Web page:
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THE 1890s: REASONS FOR AMERICAN IMPERIALISM

By the 1890s many American leaders began to have new attitudes toward imperialistic adventures abroad. The reasons for this were also numerous, At the forefront of those pushing for an aggressive American policy abroad were various industrial leaders, who feared that the United States would soon produce more than it could ever consume. New dependent states could prove to be markets for these goods. Some in business also perceived that in the future, industries would need raw materials that could simply not be found in America (rubber and petroleum products, for example). In the future, America would need dependent states to provide these materials.

Other influential Americans stated that it was important for political reasons that America expand. Bases would be needed in the future in the Pacific, many claimed—thus the need to acquire strategic locations in that region. Many of those interested in reviving the American navy also were very interested in imperialistic adventures; the Naval Act of 1900 authorized the construction of battleships that would be clearly offensive in nature. A major supporter of naval expansion was Captain Alfred T. Mahan, who in 1890 wrote The Influence of Sea Power upon History, which stated that to be economically successful America must gain new markets abroad; the navy would have to be expanded to accomplish this.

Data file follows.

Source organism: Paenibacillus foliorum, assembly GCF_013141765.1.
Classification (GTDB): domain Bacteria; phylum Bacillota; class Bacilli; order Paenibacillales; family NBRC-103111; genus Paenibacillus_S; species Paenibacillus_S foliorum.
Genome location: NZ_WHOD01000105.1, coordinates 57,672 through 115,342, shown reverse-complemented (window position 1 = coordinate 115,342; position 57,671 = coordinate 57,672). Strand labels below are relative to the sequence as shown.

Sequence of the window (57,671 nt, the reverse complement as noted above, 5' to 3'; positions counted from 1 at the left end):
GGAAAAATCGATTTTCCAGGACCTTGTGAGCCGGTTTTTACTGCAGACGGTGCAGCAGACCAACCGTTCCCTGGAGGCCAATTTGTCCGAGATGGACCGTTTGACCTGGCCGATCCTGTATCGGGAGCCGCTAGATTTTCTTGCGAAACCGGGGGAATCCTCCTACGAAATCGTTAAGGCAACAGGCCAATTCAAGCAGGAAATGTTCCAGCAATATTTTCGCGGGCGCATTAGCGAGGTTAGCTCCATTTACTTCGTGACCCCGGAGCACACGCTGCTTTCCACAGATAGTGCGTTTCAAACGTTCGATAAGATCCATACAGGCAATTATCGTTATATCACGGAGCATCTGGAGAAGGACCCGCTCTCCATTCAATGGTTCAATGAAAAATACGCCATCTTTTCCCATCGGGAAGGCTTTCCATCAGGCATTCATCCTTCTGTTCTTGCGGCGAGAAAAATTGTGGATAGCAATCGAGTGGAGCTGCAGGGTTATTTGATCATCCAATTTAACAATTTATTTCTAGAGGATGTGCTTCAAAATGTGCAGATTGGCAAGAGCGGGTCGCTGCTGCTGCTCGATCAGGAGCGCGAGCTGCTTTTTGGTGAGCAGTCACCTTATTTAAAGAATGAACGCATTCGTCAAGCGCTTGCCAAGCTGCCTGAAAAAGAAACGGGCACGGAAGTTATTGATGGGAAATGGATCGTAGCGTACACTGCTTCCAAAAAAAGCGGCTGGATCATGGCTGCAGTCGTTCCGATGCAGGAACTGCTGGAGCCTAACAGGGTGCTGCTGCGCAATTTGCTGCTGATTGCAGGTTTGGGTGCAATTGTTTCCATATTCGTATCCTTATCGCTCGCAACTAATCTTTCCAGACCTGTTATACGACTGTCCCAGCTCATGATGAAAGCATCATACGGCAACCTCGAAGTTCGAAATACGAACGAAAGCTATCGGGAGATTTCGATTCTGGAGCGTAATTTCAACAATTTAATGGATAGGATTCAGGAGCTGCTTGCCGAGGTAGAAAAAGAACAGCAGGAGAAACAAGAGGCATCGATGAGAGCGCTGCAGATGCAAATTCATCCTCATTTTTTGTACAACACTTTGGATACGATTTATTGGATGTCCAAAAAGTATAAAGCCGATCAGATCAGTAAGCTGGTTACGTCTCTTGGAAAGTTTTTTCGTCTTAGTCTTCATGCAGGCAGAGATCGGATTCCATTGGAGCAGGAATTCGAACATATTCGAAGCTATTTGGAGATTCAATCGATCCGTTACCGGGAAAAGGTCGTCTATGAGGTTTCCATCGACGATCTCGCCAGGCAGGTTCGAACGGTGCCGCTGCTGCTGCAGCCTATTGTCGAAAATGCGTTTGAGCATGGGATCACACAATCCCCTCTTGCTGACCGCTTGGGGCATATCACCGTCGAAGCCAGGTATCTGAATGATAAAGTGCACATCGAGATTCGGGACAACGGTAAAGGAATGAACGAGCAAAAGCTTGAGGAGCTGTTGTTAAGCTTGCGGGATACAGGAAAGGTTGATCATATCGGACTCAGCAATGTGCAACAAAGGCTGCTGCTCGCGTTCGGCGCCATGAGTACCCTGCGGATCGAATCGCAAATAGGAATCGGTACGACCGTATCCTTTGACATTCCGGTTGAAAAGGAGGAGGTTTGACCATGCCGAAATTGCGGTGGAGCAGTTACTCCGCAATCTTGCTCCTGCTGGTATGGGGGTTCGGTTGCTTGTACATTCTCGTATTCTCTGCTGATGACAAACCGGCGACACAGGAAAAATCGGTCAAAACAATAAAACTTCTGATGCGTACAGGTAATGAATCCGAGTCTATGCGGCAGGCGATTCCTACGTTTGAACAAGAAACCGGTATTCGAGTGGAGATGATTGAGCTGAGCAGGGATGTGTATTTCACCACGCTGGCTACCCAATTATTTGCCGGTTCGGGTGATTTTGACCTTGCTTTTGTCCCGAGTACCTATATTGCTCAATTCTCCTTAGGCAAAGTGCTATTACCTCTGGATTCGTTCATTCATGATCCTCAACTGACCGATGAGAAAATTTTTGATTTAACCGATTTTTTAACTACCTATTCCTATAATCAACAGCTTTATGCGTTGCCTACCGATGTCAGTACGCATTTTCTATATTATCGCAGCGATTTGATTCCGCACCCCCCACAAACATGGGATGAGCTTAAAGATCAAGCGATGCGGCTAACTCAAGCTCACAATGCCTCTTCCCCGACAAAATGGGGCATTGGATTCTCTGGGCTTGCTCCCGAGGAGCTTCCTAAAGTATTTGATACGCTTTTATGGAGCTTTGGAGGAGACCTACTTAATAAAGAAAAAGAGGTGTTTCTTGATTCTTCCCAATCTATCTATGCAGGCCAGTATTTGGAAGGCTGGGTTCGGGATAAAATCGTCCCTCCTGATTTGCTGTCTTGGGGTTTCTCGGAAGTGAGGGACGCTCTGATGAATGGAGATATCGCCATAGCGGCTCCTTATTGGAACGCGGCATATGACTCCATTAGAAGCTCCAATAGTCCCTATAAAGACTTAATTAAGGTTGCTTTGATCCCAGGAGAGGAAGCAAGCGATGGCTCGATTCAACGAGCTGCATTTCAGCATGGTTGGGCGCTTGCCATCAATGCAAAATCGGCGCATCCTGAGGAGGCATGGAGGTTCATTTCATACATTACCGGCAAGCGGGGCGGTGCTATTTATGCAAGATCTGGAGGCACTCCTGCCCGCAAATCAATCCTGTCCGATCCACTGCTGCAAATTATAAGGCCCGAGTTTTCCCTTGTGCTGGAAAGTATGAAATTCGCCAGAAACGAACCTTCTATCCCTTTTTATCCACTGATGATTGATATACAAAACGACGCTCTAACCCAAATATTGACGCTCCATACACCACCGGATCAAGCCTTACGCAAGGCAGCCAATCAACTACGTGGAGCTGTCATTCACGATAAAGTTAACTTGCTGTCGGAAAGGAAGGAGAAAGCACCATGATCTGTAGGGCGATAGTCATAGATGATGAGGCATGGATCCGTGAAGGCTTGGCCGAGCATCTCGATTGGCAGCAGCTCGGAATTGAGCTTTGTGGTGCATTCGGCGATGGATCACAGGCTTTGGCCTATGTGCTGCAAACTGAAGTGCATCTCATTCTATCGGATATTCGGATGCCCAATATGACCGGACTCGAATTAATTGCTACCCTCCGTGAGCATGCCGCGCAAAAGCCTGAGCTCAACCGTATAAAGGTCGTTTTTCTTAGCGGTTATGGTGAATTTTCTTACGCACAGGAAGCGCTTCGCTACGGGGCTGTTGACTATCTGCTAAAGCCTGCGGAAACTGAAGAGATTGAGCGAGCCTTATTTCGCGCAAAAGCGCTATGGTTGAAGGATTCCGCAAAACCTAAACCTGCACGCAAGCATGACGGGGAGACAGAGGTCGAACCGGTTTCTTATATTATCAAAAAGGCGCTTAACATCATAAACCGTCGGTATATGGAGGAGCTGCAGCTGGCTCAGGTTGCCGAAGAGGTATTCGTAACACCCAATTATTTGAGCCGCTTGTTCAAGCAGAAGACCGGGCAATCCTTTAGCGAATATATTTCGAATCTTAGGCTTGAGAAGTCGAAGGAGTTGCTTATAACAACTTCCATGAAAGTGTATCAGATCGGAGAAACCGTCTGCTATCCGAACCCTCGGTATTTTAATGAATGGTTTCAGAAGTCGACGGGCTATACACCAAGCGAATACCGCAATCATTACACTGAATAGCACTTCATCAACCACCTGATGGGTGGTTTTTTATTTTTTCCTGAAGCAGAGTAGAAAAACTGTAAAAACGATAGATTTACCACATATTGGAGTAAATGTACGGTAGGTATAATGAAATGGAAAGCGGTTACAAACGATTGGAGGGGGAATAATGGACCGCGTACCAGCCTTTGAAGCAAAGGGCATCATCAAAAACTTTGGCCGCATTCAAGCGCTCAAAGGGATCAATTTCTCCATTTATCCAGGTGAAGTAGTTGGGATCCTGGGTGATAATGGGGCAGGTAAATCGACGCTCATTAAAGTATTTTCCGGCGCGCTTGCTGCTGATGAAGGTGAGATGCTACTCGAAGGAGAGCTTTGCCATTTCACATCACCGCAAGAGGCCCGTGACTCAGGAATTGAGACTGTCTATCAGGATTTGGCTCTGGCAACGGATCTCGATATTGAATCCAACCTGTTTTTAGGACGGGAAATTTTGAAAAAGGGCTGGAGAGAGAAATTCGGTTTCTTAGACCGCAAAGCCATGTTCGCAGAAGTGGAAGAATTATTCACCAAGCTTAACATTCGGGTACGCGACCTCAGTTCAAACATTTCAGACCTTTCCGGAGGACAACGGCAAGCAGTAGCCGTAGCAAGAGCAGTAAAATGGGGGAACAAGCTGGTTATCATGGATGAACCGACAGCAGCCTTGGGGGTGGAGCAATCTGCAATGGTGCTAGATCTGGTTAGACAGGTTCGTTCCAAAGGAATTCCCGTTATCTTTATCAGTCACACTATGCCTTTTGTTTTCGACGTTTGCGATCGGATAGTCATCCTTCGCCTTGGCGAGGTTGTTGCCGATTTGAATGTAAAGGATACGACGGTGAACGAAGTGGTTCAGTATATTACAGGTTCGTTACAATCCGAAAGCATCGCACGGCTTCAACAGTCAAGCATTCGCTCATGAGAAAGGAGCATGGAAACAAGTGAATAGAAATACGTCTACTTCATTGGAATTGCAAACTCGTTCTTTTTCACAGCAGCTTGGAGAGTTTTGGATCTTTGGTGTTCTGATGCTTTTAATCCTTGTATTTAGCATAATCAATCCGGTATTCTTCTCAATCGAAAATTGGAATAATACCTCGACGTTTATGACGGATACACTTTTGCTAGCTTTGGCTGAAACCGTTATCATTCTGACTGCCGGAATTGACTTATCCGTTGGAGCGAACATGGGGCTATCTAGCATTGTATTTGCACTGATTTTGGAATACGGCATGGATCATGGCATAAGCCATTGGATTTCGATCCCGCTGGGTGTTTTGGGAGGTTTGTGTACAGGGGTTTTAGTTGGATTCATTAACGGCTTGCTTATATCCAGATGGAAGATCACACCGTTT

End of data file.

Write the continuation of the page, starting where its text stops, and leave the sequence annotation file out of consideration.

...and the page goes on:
Other factors accounted for increased American interest abroad in the 1890s. The concepts of Social Darwinism were used by supporters of imperialism, as were ideas, many imported from Europe, about the racial superiority of the Anglo-Saxon race. Our Country, written in 1885 by Josiah Strong, stated that God has appointed the Anglo-Saxons to be their “brother’s keepers.” Some Americans believed in Kipling’s “White Man’s Burden” and felt it was their duty to go over and civilize the “inferior races” of African and Asia. This was also the period where American missionaries felt the time was right to Christianize the “heathen” of these regions. Others, including Senator Albert J. Beveridge of Indiana, feared that the American spirit would be sapped by the closing of the frontier and suggested that adventures abroad might help to offset this. It should also be remembered that a new generation of Americans, less affected by the horrors of the Civil War, were now in positions of power in Washington, DC.

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